Dan Weintraub

Daniel Weintraub, editor of HealthyCal.org, is a veteran California journalist who has covered policy and politics for the Los Angeles Times, the Orange County Register, the Sacramento Bee and the New York Times. He is a native Californian who has lived in the south and the north and now resides in Sacramento.

Web Site: http://www.healthycal.org

What is it about giving thanks that makes us healthy?

Nov 24, 2014

By Eric Nelson
In remarks made to a conference convened this summer by Cal Berkeley’s Greater Good Science Center (GGSC), renowned gratitude expert Dr. Robert Emmons explained why giving thanks is so appealing to so many. “Gratitude has the power to heal, to energize and to change lives,” he said. More specifically, gratitude increases our...

From Stonewall to Welcoming Walls – Elder LGBT Housing On the Rise

Nov 23, 2014



By Matt Perry



Housing facilities for LGBT elders are slowly coming out of their California closets.


A new assisted living complex in Palm Springs that targets an aging LGBT demographic is one of a handful of new facilities serving seniors yearning for supportive and compassionate living environments.


In June, Hollywood’s second LGBT-friendly independent housing project opened, preceded...

Why unemployment is harder for older adults

Nov 18, 2014

By Marty Graham

San Diego area resident Teresa McConnell remembers the seven months of her unemployment clearly.
“I didn’t want to talk to anyone any more, I didn’t want to hear myself say I didn’t have a job and watch people pull away,” she said. “I felt sick and ashamed just saying it.”
Instead, the 54-year-old San...

Long-Term Care Reform: America Stands Alone

Nov 10, 2014

By Matt Perry

With the average American life expectancy now reaching 78, a solution to the long-term care crisis is vital, yet faces the brutal headwinds of economic reality and political stridency.


Since the United Kingdom passed reforms that take effect in 2016, the United States remains the one major developed country that has not tackled...

Berkeley passes soda tax, measure fails in SF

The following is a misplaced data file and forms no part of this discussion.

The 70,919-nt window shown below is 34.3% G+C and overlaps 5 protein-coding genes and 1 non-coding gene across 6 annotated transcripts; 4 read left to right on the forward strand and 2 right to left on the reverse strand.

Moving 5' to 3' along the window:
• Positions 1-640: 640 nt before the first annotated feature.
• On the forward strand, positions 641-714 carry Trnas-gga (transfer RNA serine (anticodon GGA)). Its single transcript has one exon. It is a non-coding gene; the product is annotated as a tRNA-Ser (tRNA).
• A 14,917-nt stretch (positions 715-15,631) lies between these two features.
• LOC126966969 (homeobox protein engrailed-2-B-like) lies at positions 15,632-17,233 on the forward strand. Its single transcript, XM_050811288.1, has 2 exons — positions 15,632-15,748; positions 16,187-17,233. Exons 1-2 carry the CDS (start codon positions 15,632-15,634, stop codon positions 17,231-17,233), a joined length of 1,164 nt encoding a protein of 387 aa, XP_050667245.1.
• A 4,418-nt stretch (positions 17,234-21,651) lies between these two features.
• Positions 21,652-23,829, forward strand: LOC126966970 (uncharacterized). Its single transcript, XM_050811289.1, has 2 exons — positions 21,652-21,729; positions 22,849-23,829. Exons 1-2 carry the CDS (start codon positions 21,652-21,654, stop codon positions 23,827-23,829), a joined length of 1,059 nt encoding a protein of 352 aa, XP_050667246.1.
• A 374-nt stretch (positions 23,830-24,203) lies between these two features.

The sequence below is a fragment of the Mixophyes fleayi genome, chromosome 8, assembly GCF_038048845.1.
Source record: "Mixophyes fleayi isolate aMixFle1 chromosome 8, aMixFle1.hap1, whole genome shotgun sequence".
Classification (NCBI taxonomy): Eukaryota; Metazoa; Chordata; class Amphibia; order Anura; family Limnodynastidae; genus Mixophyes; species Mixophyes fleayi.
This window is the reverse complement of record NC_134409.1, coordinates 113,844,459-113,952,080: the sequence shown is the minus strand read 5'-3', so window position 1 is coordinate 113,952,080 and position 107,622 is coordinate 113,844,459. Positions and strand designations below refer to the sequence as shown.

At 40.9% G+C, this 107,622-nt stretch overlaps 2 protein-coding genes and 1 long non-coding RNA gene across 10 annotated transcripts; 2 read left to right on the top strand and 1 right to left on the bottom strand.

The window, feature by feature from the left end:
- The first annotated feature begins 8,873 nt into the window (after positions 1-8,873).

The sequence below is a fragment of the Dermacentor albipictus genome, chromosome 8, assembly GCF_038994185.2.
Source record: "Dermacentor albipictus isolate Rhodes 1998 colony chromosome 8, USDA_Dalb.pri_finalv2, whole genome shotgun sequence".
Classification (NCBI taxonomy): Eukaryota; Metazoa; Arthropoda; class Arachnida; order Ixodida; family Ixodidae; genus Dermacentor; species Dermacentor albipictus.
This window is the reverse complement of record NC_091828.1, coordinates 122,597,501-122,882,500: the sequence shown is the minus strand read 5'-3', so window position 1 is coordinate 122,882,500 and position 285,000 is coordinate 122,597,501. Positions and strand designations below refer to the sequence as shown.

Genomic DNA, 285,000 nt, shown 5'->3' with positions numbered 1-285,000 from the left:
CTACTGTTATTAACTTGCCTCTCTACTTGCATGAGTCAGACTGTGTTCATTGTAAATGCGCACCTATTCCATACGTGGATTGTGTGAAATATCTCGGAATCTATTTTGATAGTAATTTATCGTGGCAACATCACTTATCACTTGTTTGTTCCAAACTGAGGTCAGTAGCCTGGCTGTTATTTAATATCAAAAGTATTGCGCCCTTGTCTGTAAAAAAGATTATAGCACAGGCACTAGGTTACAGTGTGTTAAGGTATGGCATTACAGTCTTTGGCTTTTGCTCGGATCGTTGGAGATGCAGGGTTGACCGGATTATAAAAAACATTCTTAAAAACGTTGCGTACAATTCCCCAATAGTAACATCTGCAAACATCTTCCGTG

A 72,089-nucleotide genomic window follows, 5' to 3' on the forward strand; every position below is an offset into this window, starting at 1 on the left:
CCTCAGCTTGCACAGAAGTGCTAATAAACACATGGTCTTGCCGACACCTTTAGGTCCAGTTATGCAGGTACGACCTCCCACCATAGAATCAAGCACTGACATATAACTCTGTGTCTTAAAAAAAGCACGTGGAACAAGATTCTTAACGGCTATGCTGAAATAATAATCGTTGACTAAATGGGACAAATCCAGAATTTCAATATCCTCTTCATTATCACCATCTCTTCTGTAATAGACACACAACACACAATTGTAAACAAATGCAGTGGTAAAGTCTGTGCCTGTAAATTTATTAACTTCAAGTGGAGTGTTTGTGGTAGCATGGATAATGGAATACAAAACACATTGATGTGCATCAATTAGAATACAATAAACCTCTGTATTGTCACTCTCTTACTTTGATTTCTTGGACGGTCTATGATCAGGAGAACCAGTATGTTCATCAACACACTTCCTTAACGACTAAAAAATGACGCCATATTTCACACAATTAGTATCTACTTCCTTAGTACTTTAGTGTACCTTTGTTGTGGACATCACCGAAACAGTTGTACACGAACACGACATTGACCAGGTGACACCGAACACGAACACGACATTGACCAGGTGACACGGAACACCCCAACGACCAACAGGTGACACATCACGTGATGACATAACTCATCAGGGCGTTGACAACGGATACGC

Nov 5, 2014

Berkeley voters on Tuesday became the first in the nation to place a special tax on sugar-sweetened beverages in an attempt to fight the health effects of soda, while across the bay in San Francisco, a similar measure failed to win the two-thirds major...

Changing the message of aging…subliminally

Oct 27, 2014

By Matt Perry

As a reporter who covers Aging issues, discussing the topic in public typically evokes this response through clenched teeth:   “Getting old sucks.”

There are variations on this reply – some involve profanity – but today’s accepted cultural message is that aging is terrible, horrible, no good, and very bad.

Santa Cruz pilot project equips foster youth with education champions

Oct 15, 2014

By Lynn Graebner An Oakland-based nonprofit group is building a national model to help foster youth overcome one of their biggest challenges: staying in school. Moving among multiple homes, often dealing with the trauma of neglect or abuse on top of be...

Spike in ER usage from newly insured declines over time, study says

Oct 15, 2014

Pent-up demand for health care leads to a spike in emergency room visits and hospitalizations among the newly insured, but those numbers quickly decline as people’s needs are met and their health becomes more stable, according to a new study from the UCLA Center for Health Policy Research.

The study could mean that fears...

Medicaid recipients see benefit boost

Oct 14, 2014

From Kaiser Health News With an improving fiscal climate, many states are increasing benefits for Medicaid recipients and paying their providers more. The trend is continuing into fiscal year 2015 for those who rely on Medicaid, the state and federal h...

Why reducing poverty — and stress — might be the key to better health

Oct 13, 2014

By Daniel Weintraub

Look at the health data for just about any collection of neighborhoods in California and one thing will soon become clear: Poor people are sicker and, on average, die younger than people with higher incomes.

The medical profession, social workers and health researchers have known this for a long time.

The post Why...

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